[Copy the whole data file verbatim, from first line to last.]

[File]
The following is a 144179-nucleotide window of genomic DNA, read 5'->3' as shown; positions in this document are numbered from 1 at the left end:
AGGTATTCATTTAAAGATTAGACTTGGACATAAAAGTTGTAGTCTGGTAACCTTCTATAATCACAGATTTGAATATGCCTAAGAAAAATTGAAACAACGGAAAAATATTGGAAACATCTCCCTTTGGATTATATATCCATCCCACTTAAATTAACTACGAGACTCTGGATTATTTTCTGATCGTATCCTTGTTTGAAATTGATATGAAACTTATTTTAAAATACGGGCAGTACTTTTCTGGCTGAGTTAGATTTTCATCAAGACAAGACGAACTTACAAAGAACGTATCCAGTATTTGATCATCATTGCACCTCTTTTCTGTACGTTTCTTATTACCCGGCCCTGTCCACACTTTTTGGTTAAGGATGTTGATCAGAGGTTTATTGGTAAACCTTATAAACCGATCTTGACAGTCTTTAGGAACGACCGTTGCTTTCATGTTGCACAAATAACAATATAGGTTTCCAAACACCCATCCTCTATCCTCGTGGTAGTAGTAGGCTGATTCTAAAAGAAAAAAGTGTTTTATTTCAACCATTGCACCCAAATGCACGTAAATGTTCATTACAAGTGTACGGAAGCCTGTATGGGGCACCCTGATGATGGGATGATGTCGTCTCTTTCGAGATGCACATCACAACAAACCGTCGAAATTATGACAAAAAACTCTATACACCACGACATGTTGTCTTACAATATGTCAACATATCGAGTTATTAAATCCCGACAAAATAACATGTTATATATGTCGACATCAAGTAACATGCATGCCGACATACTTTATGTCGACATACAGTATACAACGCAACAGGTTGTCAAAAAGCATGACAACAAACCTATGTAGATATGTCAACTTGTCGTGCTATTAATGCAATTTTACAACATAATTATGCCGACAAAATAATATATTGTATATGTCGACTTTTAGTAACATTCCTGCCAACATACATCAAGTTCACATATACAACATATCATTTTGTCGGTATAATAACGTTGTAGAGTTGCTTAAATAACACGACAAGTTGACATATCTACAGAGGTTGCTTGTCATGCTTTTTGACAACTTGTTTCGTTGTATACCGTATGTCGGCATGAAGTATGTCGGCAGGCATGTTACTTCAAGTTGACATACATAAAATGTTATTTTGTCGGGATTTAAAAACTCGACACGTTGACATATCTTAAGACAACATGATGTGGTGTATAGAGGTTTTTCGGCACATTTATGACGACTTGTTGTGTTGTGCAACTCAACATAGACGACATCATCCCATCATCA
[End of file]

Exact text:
The following is a 144179-nucleotide window of genomic DNA, read 5'->3' as shown; positions in this document are numbered from 1 at the left end:
AGGTATTCATTTAAAGATTAGACTTGGACATAAAAGTTGTAGTCTGGTAACCTTCTATAATCACAGATTTGAATATGCCTAAGAAAAATTGAAACAACGGAAAAATATTGGAAACATCTCCCTTTGGATTATATATCCATCCCACTTAAATTAACTACGAGACTCTGGATTATTTTCTGATCGTATCCTTGTTTGAAATTGATATGAAACTTATTTTAAAATACGGGCAGTACTTTTCTGGCTGAGTTAGATTTTCATCAAGACAAGACGAACTTACAAAGAACGTATCCAGTATTTGATCATCATTGCACCTCTTTTCTGTACGTTTCTTATTACCCGGCCCTGTCCACACTTTTTGGTTAAGGATGTTGATCAGAGGTTTATTGGTAAACCTTATAAACCGATCTTGACAGTCTTTAGGAACGACCGTTGCTTTCATGTTGCACAAATAACAATATAGGTTTCCAAACACCCATCCTCTATCCTCGTGGTAGTAGTAGGCTGATTCTAAAAGAAAAAAGTGTTTTATTTCAACCATTGCACCCAAATGCACGTAAATGTTCATTACAAGTGTACGGAAGCCTGTATGGGGCACCCTGATGATGGGATGATGTCGTCTCTTTCGAGATGCACATCACAACAAACCGTCGAAATTATGACAAAAAACTCTATACACCACGACATGTTGTCTTACAATATGTCAACATATCGAGTTATTAAATCCCGACAAAATAACATGTTATATATGTCGACATCAAGTAACATGCATGCCGACATACTTTATGTCGACATACAGTATACAACGCAACAGGTTGTCAAAAAGCATGACAACAAACCTATGTAGATATGTCAACTTGTCGTGCTATTAATGCAATTTTACAACATAATTATGCCGACAAAATAATATATTGTATATGTCGACTTTTAGTAACATTCCTGCCAACATACATCAAGTTCACATATACAACATATCATTTTGTCGGTATAATAACGTTGTAGAGTTGCTTAAATAACACGACAAGTTGACATATCTACAGAGGTTGCTTGTCATGCTTTTTGACAACTTGTTTCGTTGTATACCGTATGTCGGCATGAAGTATGTCGGCAGGCATGTTACTTCAAGTTGACATACATAAAATGTTATTTTGTCGGGATTTAAAAACTCGACACGTTGACATATCTTAAGACAACATGATGTGGTGTATAGAGGTTTTTCGGCACATTTATGACGACTTGTTGTGTTGTGCAACTCAACATAGACGACATCATCCCATCATCA